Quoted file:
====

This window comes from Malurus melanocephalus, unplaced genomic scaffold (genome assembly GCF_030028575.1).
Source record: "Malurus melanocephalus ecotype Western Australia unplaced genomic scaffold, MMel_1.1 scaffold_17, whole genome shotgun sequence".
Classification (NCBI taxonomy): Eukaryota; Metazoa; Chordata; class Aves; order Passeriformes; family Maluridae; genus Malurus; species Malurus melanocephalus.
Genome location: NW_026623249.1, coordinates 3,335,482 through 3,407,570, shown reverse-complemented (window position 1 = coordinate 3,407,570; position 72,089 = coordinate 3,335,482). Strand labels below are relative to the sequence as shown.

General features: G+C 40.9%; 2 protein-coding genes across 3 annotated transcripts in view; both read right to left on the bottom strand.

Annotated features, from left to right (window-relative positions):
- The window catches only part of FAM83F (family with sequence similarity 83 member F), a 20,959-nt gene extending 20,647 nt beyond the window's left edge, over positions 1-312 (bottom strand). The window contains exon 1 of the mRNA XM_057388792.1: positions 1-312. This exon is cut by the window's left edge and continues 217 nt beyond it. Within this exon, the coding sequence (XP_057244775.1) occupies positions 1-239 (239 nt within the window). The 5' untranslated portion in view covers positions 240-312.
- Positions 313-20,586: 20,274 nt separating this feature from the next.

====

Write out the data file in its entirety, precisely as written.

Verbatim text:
This window comes from Malurus melanocephalus, unplaced genomic scaffold (genome assembly GCF_030028575.1).
Source record: "Malurus melanocephalus ecotype Western Australia unplaced genomic scaffold, MMel_1.1 scaffold_17, whole genome shotgun sequence".
Classification (NCBI taxonomy): Eukaryota; Metazoa; Chordata; class Aves; order Passeriformes; family Maluridae; genus Malurus; species Malurus melanocephalus.
Genome location: NW_026623249.1, coordinates 3,335,482 through 3,407,570, shown reverse-complemented (window position 1 = coordinate 3,407,570; position 72,089 = coordinate 3,335,482). Strand labels below are relative to the sequence as shown.

General features: G+C 40.9%; 2 protein-coding genes across 3 annotated transcripts in view; both read right to left on the bottom strand.

Annotated features, from left to right (window-relative positions):
- The window catches only part of FAM83F (family with sequence similarity 83 member F), a 20,959-nt gene extending 20,647 nt beyond the window's left edge, over positions 1-312 (bottom strand). The window contains exon 1 of the mRNA XM_057388792.1: positions 1-312. This exon is cut by the window's left edge and continues 217 nt beyond it. Within this exon, the coding sequence (XP_057244775.1) occupies positions 1-239 (239 nt within the window). The 5' untranslated portion in view covers positions 240-312.
- Positions 313-20,586: 20,274 nt separating this feature from the next.